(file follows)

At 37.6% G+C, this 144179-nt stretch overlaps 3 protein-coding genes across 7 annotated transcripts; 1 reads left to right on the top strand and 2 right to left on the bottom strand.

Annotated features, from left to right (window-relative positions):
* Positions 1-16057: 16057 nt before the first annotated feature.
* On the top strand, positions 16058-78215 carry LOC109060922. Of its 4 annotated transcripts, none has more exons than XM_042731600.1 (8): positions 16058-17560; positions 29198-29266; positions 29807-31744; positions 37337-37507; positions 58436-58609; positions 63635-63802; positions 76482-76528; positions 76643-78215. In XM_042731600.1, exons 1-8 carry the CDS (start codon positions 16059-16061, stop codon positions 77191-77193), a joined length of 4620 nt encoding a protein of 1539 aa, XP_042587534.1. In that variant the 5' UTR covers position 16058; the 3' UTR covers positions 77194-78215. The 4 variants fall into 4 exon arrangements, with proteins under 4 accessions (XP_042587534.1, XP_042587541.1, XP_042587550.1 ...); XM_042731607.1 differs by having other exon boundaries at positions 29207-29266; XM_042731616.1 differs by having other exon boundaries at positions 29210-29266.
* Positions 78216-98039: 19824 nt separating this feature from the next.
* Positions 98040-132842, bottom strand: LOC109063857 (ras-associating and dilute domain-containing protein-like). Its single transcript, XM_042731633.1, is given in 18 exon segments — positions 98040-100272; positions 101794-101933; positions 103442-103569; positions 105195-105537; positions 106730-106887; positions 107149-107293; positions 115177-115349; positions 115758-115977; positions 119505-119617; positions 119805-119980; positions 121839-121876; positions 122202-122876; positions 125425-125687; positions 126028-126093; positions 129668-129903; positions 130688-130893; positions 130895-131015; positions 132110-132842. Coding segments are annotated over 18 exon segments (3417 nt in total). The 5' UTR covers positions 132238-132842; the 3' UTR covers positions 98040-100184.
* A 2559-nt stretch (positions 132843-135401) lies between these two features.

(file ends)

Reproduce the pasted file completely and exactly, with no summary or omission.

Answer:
At 37.6% G+C, this 144179-nt stretch overlaps 3 protein-coding genes across 7 annotated transcripts; 1 reads left to right on the top strand and 2 right to left on the bottom strand.

Annotated features, from left to right (window-relative positions):
* Positions 1-16057: 16057 nt before the first annotated feature.
* On the top strand, positions 16058-78215 carry LOC109060922. Of its 4 annotated transcripts, none has more exons than XM_042731600.1 (8): positions 16058-17560; positions 29198-29266; positions 29807-31744; positions 37337-37507; positions 58436-58609; positions 63635-63802; positions 76482-76528; positions 76643-78215. In XM_042731600.1, exons 1-8 carry the CDS (start codon positions 16059-16061, stop codon positions 77191-77193), a joined length of 4620 nt encoding a protein of 1539 aa, XP_042587534.1. In that variant the 5' UTR covers position 16058; the 3' UTR covers positions 77194-78215. The 4 variants fall into 4 exon arrangements, with proteins under 4 accessions (XP_042587534.1, XP_042587541.1, XP_042587550.1 ...); XM_042731607.1 differs by having other exon boundaries at positions 29207-29266; XM_042731616.1 differs by having other exon boundaries at positions 29210-29266.
* Positions 78216-98039: 19824 nt separating this feature from the next.
* Positions 98040-132842, bottom strand: LOC109063857 (ras-associating and dilute domain-containing protein-like). Its single transcript, XM_042731633.1, is given in 18 exon segments — positions 98040-100272; positions 101794-101933; positions 103442-103569; positions 105195-105537; positions 106730-106887; positions 107149-107293; positions 115177-115349; positions 115758-115977; positions 119505-119617; positions 119805-119980; positions 121839-121876; positions 122202-122876; positions 125425-125687; positions 126028-126093; positions 129668-129903; positions 130688-130893; positions 130895-131015; positions 132110-132842. Coding segments are annotated over 18 exon segments (3417 nt in total). The 5' UTR covers positions 132238-132842; the 3' UTR covers positions 98040-100184.
* A 2559-nt stretch (positions 132843-135401) lies between these two features.